Virtual Reality: A Call for HR Creativity?

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Virtual reality is the "next big thing" in the workplace. As noted by Joshua Davidson on Medium, this technology is already making its way to gaming platforms, but aside from occasional outliers — NASA, for example — it hasn't inspired mainstream corporate adoption. Part of the problem is the risk of early investment. No tech organization wants to aim for a revolution and end up developing an "also-ran." There's also another issue: Lack of creativity. Right now, businesses aren't sure how to use virtual reality in the workplace — what does it look like? What are the benefits? How are they measured?

For HR pros, this presents an ideal opportunity. Here's a look at current VR use cases and how HR leaders can find their creative calling.


Businesses still spend significant portions of their budgets sending staff all over the world to collaborate on next-gen projects or develop top-secret intellectual property (IP) efforts. But it doesn't have to be this way — as noted by Forbes, organizations like Ford are now using Oculus Rift technology to create virtual car models for engineers and designers.

The result? Experts can now collaborate in real-time using an immersive, changeable view of new designs. This not only encourages creativity business-wide but saves on time spent traveling or emailing documents back-and-forth to arrive at mutually-approved changes or tweaks. For HR, this means simultaneously less travel paperwork to organize and improve employee engagement through collective digital discussion.


One of the key challenges faced by HR departments is helping employees understand and respect both the unwritten expectations of workplace culture and the hard-and-fast rules of state and federal labor agencies. Most employees are well-meaning but may accidentally overstep certain bounds with co-workers or behave in ways that necessitate HR intervention.

According to Fortune, however, a firm called Translator is developing a mobile VR experience designed to help employees be more empathetic by letting them (virtually) experience workplace situations from the perspective of people from different cultures, genders or those with different abilities. For HR, this kind of empathy simulation could help reduce the total number of staff complaints and improve overall productivity.


In retail, meanwhile, large firms such as Walmart are leveraging VR to help employees prepare for the challenges of Black Friday shopping or to handle emergent events in-store. Using Strivr technology (originally developed to train NFL players) the organization is able to present employees with different real-world scenarios and then ask questions about the best course of action, according to The Verge.

Vision-tracking tools let facilitators know if staff are looking in the right direction and properly responding to digital events. The challenge? VR headsets are expensive and require substantial open space to operate safely, meaning that over the course of two-week training sessions employees will only get one shot at a VR scenario. Still, the retail giant has plans to roll out virtual reality in all 200 Walmart Academies by the end of the year.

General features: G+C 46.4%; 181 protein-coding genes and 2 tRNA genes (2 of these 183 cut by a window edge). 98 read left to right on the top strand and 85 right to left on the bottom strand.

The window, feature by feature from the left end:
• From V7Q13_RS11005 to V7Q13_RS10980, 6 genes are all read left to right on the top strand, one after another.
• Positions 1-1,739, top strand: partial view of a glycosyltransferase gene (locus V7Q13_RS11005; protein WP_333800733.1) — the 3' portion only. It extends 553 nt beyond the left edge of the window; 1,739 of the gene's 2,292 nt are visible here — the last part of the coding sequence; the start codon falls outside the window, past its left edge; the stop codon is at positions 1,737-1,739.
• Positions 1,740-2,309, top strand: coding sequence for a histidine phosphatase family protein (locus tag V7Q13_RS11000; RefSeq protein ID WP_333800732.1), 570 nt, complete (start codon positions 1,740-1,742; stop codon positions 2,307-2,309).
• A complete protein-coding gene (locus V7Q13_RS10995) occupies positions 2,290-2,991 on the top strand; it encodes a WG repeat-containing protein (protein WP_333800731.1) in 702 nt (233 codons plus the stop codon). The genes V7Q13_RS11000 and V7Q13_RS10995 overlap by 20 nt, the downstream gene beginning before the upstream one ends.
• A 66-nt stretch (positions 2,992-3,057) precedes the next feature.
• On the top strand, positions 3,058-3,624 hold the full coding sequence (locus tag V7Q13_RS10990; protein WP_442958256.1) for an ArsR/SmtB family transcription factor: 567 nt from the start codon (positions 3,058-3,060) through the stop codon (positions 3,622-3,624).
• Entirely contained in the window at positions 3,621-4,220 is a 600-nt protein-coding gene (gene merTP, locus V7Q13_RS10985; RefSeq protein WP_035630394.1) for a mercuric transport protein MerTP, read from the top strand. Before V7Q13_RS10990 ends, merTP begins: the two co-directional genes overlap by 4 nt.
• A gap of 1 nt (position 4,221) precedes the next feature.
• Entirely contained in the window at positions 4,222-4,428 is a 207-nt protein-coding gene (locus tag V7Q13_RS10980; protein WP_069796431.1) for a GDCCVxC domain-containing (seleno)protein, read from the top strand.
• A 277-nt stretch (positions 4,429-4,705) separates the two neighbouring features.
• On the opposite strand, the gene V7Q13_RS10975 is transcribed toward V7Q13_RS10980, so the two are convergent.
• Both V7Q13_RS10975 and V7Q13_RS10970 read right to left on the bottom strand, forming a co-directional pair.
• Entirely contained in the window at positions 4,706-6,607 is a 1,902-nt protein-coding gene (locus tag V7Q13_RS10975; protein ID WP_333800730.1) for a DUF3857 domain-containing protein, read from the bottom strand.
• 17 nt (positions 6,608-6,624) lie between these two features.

On the HR side, this kind of preparation training could be invaluable for simulating social scenarios or co-worker interactions that may happen under stress or result in negative outcomes — by addressing these issues in VR, staff are better-prepared to handle real-life iterations.


Healthcare is also getting in on the VR game. As noted by Medical Futurist, new technology can help stroke patients speed their recovery by letting them "practice" lifting their arms or moving their fingers in a digital space complete with visual and auditory feedback. Given the correlation between early rehabilitation and regained functionality, this VR technology shows significant promise. For HR departments, meanwhile, this kind of repetition could prove invaluable for employee training. Consider a staff member who has recently completed a performance review but is deficient in specific skills. While the workplace scenarios surrounding those skills may not often emerge, VR lets HR program training courses to enhance specific skillsets anytime, anywhere, meaning employees get the help they need and HR and is able to immediately address performance shortcomings.

The Creative Edge

Getting creative with VR requires far less time investment than traditional training, recruiting and accommodation programs and comes with significantly less risk. Consider the outcome if you've spent thousands on a three-day in-house course only to discover the instructor doesn't live up to their reputation and the materials are out-of-date. Not only are your results dismal but you have a fight on your hands getting the right training budget for next year. With VR, there's greater opportunity to (literally) think outside the box, test out new scenarios and simply toss what doesn't work — all without spending extra money or impacting productivity.

Right now, virtual reality in the workplace remains an early-adopter initiative, one that seems beyond the reach of many corporate budgets. But as development cycles speed up, innovation ramps up and costs come down, VR may be the ideal way to both improve HR impact and let human resource leaders flex their creative muscle.

Take a 360 degree virtual tour of ADP's Innovation Lab, using just your phone, computer or a VR headset, at